Research Summary

A re-assessment of factors associated with environmental concern and behavior using the 2010 General Social Survey

Social Psychology’s Influence on Environmental Concern and Behavior

Environmental Education Research

Environmental educators are often concerned with providing opportunities and pathways that connect people with environmental action, yet understanding the disconnection between pro-environmental attitudes and environmentally related behaviors can be challenging in a field with a range of theoretical frameworks. In the quest to understand influences on environmental behavior, many behavioral science researchers disagree on whether it is more important to emphasize social demographic factors or social psychological factors. A 1998 study found that social psychological factors, such as thought patterns and biases, were particularly influential in how people felt about and acted toward the environment. Findings from that study suggested that social psychological variables were more influential on environmental behavior than social demographic factors, such as one’s background and socioeconomic situation.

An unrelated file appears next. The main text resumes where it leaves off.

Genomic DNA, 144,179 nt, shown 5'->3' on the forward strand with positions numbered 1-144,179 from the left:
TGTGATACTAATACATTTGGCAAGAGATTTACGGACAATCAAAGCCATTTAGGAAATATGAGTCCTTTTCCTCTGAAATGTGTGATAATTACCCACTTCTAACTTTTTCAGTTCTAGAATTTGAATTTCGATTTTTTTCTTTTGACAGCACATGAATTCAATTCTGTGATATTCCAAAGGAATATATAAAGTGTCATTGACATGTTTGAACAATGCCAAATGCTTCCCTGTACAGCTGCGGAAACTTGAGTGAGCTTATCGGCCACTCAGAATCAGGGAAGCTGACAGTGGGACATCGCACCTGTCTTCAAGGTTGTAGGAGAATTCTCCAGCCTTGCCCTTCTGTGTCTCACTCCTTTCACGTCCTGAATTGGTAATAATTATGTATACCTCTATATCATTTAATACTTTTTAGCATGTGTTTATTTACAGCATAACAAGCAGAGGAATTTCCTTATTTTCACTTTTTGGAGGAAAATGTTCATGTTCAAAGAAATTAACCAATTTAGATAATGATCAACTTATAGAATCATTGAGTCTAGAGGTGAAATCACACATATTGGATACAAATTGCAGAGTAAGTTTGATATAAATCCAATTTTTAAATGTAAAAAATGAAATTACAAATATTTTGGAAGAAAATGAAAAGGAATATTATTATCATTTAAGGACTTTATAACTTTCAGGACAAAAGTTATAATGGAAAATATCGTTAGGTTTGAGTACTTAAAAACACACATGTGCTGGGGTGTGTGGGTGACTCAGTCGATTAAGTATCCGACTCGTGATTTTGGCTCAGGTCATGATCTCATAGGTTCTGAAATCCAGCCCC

Re-examining past research using new measures and current data can help test whether long-held ideas remain accurate, particularly in light of changing social and environmental conditions. For that reason, this study’s authors sought to replicate the earlier environmental-concern-and-behavior study, exploring whether social psychological variables or demographics might better explain behavior. To that end, the researchers conducted a quantitative analysis of data from the 2010 U.S. General Social Survey (GSS), which included demographic and psychological measures not previously used. The GSS included interview data from 2,044 people about the following:

Behavioral indicators, including consumer behavior, belonging to environmental groups, views on environmental spending, willingness to pay or sacrifice for the environment, signing petitions, and thinking the government should protect the environment.
Knowledge, attitudes, beliefs, and cognitions, including Awareness of Consequences (AOC), knowledge of environmental causes, knowledge of environmental solutions, and internal or external locus of control (whether people feel their actions can make a difference).